Architectural fixtures and finishes all have been selected to enhance the Mid-century Modern aesthetic of this home: open and clean kitchen & bath spaces, some fun hex tiles in the bathrooms, and Northwest fir trim throughout to add a bit of warmth to the palette overall. We’ll be posting another blog with pictures of the finished project in the next couple of weeks!
At right, see the framing and concrete work going in for the new addition under the existing family room. Below, see the 3D rendering of the new open island and kitchen, and then the kitchen under construction from the family room.


A huge shout-out to our contractor on this project: Mark Boyns of True North Construction has been a real pleasure to work with and we hope to be on a team with him again soon. Stay tuned for finished pictures of our latest Mid Century Modern remodel, coming soon!

South Seattle Shipping Container Office

 

Two shipping containers are getting a new life in Georgetown – as a backyard office for our busy client!

This project has been a long time coming, but it didn’t originally start out as a container structure. We first studied it as a garage remodel, but seismically unstable soil conditions prevented following through on this approach. We needed something that was intrinsically sound.


This project is driven by material reuse, living small, and building green. There exists a backyard garage/shed original to the 1928 house that the “remodel” scheme originally looked at building over with a timber “exo-skeleton”, and a “new” scheme replaced it entirely. But we needed to find a more economical, resourceful, geotechnically-stable, and environmentally-friendly option, and shipping containers hit the mark! Without the need for siding, roofing, or structure, this project saves three large budget numbers right off the bat; it even comes with flooring if you purchase a container in decent condition. We chose “one-trip” containers for this project so they weren’t new off the shelf, but haven’t been damaged by countless trips across the sea.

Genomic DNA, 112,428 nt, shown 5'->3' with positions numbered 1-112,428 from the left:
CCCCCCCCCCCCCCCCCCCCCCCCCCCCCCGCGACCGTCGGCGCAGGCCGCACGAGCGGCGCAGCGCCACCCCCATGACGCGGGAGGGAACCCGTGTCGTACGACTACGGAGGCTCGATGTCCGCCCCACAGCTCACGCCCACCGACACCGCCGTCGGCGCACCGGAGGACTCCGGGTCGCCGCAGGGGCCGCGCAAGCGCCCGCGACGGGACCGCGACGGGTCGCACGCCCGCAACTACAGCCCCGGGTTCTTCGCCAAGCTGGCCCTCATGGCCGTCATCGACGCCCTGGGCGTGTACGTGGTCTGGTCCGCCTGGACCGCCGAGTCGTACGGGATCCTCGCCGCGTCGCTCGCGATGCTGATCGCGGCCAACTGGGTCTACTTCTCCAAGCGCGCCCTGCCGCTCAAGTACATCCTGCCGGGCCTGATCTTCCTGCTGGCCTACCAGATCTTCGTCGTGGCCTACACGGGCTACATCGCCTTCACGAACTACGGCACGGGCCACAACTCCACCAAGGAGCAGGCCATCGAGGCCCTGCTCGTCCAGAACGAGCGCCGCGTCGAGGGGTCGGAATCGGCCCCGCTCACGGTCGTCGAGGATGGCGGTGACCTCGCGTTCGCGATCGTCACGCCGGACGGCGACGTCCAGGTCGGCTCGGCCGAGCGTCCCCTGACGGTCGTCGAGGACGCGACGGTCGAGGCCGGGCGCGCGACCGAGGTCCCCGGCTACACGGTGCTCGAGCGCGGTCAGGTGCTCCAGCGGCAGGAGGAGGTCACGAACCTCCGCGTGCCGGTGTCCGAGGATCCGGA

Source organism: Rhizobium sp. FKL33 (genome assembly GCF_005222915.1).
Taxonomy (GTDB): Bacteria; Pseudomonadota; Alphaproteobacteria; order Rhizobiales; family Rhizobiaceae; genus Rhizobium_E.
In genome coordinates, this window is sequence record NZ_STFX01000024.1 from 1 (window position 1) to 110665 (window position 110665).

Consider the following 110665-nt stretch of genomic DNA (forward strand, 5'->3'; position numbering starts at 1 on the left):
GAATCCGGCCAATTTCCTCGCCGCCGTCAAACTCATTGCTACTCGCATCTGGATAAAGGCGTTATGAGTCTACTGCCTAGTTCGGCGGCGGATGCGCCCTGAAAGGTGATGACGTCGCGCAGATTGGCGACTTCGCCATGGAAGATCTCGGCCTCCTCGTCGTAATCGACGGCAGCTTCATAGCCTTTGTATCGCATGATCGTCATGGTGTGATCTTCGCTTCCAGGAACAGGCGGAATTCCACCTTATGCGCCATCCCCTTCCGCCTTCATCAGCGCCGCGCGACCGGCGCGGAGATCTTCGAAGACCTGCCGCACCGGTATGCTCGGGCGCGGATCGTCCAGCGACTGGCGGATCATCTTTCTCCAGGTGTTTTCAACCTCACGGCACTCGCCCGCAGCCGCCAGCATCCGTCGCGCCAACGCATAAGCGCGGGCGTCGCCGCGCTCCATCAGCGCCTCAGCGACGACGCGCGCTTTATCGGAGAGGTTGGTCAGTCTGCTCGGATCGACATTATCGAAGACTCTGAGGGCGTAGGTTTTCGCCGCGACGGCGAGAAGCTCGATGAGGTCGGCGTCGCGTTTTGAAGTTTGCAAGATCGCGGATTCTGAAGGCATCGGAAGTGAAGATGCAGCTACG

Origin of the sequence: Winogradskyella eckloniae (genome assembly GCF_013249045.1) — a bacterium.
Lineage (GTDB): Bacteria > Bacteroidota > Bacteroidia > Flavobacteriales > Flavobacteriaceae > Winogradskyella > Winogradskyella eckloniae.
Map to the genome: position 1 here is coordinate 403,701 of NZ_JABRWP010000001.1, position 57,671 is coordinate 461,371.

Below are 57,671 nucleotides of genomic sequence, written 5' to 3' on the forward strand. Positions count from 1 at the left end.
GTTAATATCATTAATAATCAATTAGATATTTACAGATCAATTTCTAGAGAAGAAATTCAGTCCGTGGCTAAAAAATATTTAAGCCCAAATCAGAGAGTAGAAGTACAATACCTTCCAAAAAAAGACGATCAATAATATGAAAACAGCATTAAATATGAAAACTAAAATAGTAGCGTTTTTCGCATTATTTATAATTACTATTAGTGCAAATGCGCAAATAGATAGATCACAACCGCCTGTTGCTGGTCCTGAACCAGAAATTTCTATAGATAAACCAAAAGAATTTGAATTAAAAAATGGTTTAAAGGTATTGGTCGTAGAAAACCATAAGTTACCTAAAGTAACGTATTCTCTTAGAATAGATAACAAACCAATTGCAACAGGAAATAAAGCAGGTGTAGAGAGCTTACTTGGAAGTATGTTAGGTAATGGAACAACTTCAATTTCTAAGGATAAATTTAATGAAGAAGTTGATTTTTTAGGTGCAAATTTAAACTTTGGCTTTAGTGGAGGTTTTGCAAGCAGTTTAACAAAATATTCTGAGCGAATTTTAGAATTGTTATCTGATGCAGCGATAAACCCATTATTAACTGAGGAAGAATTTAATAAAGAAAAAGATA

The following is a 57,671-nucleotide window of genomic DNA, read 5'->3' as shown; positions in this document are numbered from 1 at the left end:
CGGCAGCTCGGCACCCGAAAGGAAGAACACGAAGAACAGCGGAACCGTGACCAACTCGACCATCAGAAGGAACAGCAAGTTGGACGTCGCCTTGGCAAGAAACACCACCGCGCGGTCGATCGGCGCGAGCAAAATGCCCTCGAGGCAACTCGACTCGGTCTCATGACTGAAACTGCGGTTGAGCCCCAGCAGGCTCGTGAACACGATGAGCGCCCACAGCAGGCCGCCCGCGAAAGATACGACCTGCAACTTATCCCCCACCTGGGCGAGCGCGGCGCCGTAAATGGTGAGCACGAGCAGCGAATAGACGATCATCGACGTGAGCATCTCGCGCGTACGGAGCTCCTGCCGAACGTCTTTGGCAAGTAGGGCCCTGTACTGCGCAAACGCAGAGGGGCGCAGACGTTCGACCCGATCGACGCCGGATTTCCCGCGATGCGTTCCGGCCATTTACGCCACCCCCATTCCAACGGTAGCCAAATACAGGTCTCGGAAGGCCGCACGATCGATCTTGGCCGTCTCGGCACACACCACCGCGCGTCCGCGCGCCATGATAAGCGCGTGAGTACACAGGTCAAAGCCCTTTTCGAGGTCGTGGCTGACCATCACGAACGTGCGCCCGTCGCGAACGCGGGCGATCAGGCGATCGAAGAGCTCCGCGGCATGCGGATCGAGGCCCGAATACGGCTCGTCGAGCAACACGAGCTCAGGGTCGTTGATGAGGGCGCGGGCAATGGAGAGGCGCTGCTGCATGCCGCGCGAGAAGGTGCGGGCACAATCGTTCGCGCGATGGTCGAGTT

Having justified our choice of “material”, the most difficult part of the project began: research. Shipping container building isn’t taught in a classroom or in a textbook, and it is still scarcely available online. We relied on the help of a few local experts to get us started. Cantilevering the containers turned out to be much simpler than we anticipated; we were presented with only a few sheets of engineering plans and a handful of details for the entire project. The shipping container supplier will complete all steel modifications on site, i.e. window openings, steel strengthening, etc. before the containers are delivered, and the interiors can even be pre-fabricated so that once on site, only assembly is required!

A particular aspect of this property did indeed make the planning more difficult, yet provided its own solution. Seattle’s Georgetown neighborhood is entirely within a liquefaction zone, meaning that during a seismic event the ground will liquefy and structures can be seriously compromised (Think: cars and homes halfway submerged in the ground after the soils re-solidify). All parties, including the city, wanted to make sure that life safety was guaranteed. The structural and geotechnical engineers designed a 18″ thick concrete mat slab that will effectively allow the structure to float relatively intact during any seismic activity. The fact that the shipping containers might once again “float” was not lost on us!


Complete with a green roof, this backyard office will be a respite away from the working world, while also fitting in with the industrial aesthetics of the Georgetown neighborhood. In the lower container, a side door leads to a bathroom with a shower and a kitchenette with a view of the green urban jungle that our owner meticulously maintains in his backyard! The south side of the container will be an unheated storage space accessed by using the actual container doors. The upper container is accessed by an exterior stair and small deck. From the deck you can either climb to the upper roof deck to tend the gardens or enter the upper container: a full-length office space, surrounded by warm-toned birch ply walls.

Not surprisingly, not every project has the need, desire, or property available to build a 2-story cantilevered shipping container in their backyard; we’re quite excited to see the final product! Stay tuned for photos as the project takes shape in the real world. Construction is expected to start February 2018.